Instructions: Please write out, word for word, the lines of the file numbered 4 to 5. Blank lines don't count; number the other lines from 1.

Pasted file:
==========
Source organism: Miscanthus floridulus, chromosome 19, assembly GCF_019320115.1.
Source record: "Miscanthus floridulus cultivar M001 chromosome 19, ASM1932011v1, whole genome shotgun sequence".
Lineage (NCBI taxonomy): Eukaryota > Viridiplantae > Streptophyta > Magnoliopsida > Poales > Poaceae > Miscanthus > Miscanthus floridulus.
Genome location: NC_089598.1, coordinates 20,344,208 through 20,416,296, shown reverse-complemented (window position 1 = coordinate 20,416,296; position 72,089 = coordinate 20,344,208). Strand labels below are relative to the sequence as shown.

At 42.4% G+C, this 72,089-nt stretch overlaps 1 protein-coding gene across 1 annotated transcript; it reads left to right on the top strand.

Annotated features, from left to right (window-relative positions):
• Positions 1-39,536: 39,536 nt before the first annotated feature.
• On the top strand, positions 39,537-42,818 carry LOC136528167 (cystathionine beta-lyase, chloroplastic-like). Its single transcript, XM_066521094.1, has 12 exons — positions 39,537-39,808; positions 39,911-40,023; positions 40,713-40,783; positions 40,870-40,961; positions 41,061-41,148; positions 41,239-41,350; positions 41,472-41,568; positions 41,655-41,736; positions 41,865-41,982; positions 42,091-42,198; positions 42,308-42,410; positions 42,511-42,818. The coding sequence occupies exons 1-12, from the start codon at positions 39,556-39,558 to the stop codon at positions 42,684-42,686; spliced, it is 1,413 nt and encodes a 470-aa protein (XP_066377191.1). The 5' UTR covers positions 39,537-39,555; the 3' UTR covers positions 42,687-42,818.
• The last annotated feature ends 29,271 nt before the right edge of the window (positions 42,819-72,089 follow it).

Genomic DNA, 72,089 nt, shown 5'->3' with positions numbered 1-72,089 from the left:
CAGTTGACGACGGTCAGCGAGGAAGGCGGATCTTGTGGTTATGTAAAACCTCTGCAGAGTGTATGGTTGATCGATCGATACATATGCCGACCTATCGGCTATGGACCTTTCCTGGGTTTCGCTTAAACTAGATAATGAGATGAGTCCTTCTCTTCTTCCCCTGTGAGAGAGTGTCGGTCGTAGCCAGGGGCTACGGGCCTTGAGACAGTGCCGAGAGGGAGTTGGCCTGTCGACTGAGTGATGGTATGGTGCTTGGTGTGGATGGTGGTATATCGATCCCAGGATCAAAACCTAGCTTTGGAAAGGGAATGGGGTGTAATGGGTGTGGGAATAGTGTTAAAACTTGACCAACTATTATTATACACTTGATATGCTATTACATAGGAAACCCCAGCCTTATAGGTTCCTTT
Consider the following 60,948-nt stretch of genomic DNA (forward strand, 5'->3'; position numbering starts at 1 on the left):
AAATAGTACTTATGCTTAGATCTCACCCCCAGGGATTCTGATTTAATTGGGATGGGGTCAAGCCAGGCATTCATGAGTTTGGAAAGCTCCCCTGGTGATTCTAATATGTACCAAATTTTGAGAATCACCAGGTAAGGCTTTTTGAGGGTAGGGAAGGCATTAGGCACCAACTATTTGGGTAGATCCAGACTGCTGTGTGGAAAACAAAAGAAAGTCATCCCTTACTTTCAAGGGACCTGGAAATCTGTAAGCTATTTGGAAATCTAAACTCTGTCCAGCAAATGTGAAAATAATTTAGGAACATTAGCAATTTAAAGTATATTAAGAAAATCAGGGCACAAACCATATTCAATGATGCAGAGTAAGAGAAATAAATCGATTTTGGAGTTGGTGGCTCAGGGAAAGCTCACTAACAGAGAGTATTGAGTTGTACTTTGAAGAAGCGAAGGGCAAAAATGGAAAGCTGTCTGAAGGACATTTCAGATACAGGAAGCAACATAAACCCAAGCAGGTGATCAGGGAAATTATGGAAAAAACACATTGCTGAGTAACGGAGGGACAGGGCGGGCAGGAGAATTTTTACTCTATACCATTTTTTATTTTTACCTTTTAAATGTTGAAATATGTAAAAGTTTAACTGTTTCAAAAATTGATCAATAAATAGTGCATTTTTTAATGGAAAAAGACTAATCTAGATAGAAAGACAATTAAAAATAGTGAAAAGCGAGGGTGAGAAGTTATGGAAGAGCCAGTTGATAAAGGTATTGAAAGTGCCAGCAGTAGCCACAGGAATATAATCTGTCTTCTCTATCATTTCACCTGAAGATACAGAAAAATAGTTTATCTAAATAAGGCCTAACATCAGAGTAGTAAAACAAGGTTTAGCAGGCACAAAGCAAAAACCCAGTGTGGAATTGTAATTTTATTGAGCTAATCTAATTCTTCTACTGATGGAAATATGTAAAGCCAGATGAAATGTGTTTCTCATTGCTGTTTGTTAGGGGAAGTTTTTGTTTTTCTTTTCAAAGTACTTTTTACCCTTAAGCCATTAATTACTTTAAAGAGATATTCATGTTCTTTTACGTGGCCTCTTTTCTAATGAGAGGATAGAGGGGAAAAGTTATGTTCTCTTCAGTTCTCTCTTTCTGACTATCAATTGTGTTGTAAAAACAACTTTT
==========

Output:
Genome location: NC_089598.1, coordinates 20,344,208 through 20,416,296, shown reverse-complemented (window position 1 = coordinate 20,416,296; position 72,089 = coordinate 20,344,208). Strand labels below are relative to the sequence as shown.

At 42.4% G+C, this 72,089-nt stretch overlaps 1 protein-coding gene across 1 annotated transcript; it reads left to right on the top strand.